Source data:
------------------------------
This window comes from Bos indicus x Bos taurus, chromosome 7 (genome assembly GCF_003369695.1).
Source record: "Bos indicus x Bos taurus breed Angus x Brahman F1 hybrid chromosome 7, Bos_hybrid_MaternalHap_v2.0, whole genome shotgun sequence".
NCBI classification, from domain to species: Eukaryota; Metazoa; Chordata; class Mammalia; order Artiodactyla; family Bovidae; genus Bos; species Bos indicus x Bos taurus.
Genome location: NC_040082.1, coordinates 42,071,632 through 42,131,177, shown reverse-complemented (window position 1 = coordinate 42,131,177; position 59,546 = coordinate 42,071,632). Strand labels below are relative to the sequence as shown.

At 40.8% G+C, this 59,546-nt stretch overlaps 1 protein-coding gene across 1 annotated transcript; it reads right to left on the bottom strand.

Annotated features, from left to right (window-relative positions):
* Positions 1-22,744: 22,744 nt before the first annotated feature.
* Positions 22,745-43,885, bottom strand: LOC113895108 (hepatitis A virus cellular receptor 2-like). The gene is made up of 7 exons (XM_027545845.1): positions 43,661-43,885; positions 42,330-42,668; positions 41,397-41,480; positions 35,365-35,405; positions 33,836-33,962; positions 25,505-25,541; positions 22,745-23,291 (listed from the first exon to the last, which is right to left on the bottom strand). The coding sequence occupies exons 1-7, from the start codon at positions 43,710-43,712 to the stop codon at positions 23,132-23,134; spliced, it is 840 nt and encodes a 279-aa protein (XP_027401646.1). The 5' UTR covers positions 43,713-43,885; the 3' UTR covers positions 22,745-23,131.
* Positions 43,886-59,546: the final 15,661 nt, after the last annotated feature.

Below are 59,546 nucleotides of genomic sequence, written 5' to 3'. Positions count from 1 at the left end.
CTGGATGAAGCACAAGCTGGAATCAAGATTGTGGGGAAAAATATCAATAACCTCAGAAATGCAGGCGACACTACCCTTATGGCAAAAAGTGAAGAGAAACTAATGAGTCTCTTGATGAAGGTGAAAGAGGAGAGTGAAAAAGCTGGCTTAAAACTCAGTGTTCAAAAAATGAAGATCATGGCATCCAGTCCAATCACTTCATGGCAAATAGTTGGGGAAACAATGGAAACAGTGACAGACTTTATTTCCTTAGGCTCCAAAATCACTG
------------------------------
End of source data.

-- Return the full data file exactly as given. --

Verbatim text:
This window comes from Bos indicus x Bos taurus, chromosome 7 (genome assembly GCF_003369695.1).
Source record: "Bos indicus x Bos taurus breed Angus x Brahman F1 hybrid chromosome 7, Bos_hybrid_MaternalHap_v2.0, whole genome shotgun sequence".
NCBI classification, from domain to species: Eukaryota; Metazoa; Chordata; class Mammalia; order Artiodactyla; family Bovidae; genus Bos; species Bos indicus x Bos taurus.
Genome location: NC_040082.1, coordinates 42,071,632 through 42,131,177, shown reverse-complemented (window position 1 = coordinate 42,131,177; position 59,546 = coordinate 42,071,632). Strand labels below are relative to the sequence as shown.

At 40.8% G+C, this 59,546-nt stretch overlaps 1 protein-coding gene across 1 annotated transcript; it reads right to left on the bottom strand.

Annotated features, from left to right (window-relative positions):
* Positions 1-22,744: 22,744 nt before the first annotated feature.
* Positions 22,745-43,885, bottom strand: LOC113895108 (hepatitis A virus cellular receptor 2-like). The gene is made up of 7 exons (XM_027545845.1): positions 43,661-43,885; positions 42,330-42,668; positions 41,397-41,480; positions 35,365-35,405; positions 33,836-33,962; positions 25,505-25,541; positions 22,745-23,291 (listed from the first exon to the last, which is right to left on the bottom strand). The coding sequence occupies exons 1-7, from the start codon at positions 43,710-43,712 to the stop codon at positions 23,132-23,134; spliced, it is 840 nt and encodes a 279-aa protein (XP_027401646.1). The 5' UTR covers positions 43,713-43,885; the 3' UTR covers positions 22,745-23,131.
* Positions 43,886-59,546: the final 15,661 nt, after the last annotated feature.

Below are 59,546 nucleotides of genomic sequence, written 5' to 3'. Positions count from 1 at the left end.
CTGGATGAAGCACAAGCTGGAATCAAGATTGTGGGGAAAAATATCAATAACCTCAGAAATGCAGGCGACACTACCCTTATGGCAAAAAGTGAAGAGAAACTAATGAGTCTCTTGATGAAGGTGAAAGAGGAGAGTGAAAAAGCTGGCTTAAAACTCAGTGTTCAAAAAATGAAGATCATGGCATCCAGTCCAATCACTTCATGGCAAATAGTTGGGGAAACAATGGAAACAGTGACAGACTTTATTTCCTTAGGCTCCAAAATCACTG